After watching four presentations on the Slave Trade, I was caught up in the idea that humans take what they can at any expense. This thought was interrupted by learning that we raised £8 million for Cancer Research; it seems humans do not just take. After a very busy week involving double-breakfasts, 6am running sessions and copious amounts of work I was emotional and overwhelmed by life in general. This is not ideal and I apologize to those on the receiving end. At the REP awards this week, I found myself presenting an award, despite my persistent inability to speak real words to the public. Nerves tend to make me sound like a rainforest animal, and I was relieved to be announced by the wrong name due to standing in for somebody else. Thank god I remain anonymous. It was nice to give something back to a system that provided me with many opportunities. How important is reciprocity, and do we take too much?

sprisuatm In our time-consuming-consumer society, we are very quick to acknowledge what we deserve; our rights and our freedoms. This is a positive aspect of the western way as it protects individuals from collectives. Have we taken it too far? Do we have the right to an easy life? If I had a penny for every complaint I listen to about what we deserve as individuals, well yeah you know: I’d have a limousine all the way to NYC. People sometimes question why I take on many opportunities at once, and the honest answer is that I like to be busy. This is a selfish reason to give my time and energy to several entities but that is beside the point, as I choose entities that I want to give to. This is a good example of reciprocity as I receive as much opportunity and reward in substitute for genuinely-motivated time and energy. I often question whether we lose purpose in western society; what are we partying for? A good work ethic is important as a reciprocal relationship with life is ultimate. Learning psychology made me an advocate of reward; I try not to take much more than I give. Growing up, we learn how to behave based on how we are treated in response to behavior we exhibit; if learning is based on reward then can we train ourselves in reciprocity?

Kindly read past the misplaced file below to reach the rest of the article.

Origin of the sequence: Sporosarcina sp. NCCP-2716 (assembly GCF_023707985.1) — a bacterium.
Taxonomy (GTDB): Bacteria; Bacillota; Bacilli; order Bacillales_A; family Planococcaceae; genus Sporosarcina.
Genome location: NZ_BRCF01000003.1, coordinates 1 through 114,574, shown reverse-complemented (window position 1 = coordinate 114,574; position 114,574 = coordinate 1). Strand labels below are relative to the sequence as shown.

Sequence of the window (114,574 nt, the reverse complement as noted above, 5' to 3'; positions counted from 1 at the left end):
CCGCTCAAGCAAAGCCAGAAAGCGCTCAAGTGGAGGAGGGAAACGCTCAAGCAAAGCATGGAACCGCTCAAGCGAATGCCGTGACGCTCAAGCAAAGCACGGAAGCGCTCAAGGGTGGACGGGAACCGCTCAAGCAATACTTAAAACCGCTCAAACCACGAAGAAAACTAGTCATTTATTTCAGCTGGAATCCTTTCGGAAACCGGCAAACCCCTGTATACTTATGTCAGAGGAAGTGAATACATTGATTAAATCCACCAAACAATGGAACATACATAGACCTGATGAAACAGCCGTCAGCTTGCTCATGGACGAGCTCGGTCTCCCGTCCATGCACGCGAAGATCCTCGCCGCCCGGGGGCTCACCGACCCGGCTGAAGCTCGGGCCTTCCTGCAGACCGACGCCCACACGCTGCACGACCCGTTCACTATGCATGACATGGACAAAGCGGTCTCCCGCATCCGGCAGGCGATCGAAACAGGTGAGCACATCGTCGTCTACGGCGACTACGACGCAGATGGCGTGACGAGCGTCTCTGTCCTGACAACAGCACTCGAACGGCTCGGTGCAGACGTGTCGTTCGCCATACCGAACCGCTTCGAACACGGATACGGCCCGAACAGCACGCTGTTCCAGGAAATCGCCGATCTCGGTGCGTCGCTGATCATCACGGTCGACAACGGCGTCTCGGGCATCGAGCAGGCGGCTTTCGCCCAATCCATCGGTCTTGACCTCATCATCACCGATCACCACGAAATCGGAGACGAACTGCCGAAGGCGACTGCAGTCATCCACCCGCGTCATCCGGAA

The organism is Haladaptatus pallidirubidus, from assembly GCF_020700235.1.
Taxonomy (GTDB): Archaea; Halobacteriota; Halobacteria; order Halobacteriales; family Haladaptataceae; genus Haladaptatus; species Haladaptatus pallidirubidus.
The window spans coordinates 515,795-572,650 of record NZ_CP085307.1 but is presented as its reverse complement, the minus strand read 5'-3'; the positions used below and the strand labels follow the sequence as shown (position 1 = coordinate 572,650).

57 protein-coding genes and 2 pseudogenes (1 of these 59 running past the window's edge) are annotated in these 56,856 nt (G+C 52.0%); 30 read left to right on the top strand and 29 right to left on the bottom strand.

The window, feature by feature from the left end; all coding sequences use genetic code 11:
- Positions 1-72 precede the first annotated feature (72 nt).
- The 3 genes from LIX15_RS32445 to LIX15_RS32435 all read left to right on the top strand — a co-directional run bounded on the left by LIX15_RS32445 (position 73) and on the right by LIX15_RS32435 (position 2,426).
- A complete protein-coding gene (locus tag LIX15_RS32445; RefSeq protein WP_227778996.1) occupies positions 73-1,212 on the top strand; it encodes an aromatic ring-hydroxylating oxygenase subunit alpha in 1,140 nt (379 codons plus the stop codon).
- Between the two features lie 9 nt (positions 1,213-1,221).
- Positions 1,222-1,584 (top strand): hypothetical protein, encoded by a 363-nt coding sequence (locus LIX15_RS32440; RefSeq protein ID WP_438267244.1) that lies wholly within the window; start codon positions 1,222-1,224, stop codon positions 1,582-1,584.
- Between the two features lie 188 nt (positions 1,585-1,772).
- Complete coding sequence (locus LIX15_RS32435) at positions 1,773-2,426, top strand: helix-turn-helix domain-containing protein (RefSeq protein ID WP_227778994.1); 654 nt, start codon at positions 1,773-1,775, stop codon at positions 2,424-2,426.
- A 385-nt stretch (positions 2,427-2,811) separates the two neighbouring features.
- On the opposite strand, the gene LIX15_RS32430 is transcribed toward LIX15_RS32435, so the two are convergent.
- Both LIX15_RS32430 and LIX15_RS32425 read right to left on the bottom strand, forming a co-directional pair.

Although humans are naturally selfish to a certain extent, we can practice reciprocity by balancing give and take. Learning to do this will have a positive impact on friendships, relationships and workloads alike. I experienced first-hand the underrated notion that humans do give selflessly as I received over 80 sponsors towards a scholarship competition. I will have to write a lot of books in dedication to these fabulous individuals. I am not joking about this, trust me. After finding my long-lost shoes in the back of my wardrobe and an exquisite review by Wollstonecraft for my dissertation, I realized that life has been kind to me this week. Next week, I will be attacking my research project for a local museum, and 23 scholarship applications. New news concerning New York is that they have the world’s first Cupcake ATM. When can we start paying each other in cupcakes?

The importance of reciprocity is just one of life’s lessons I have explored at university. Here are other lessons that university teaches us, by my hilarious friend. Check out her amazing blog:

http://msask.wordpress.com/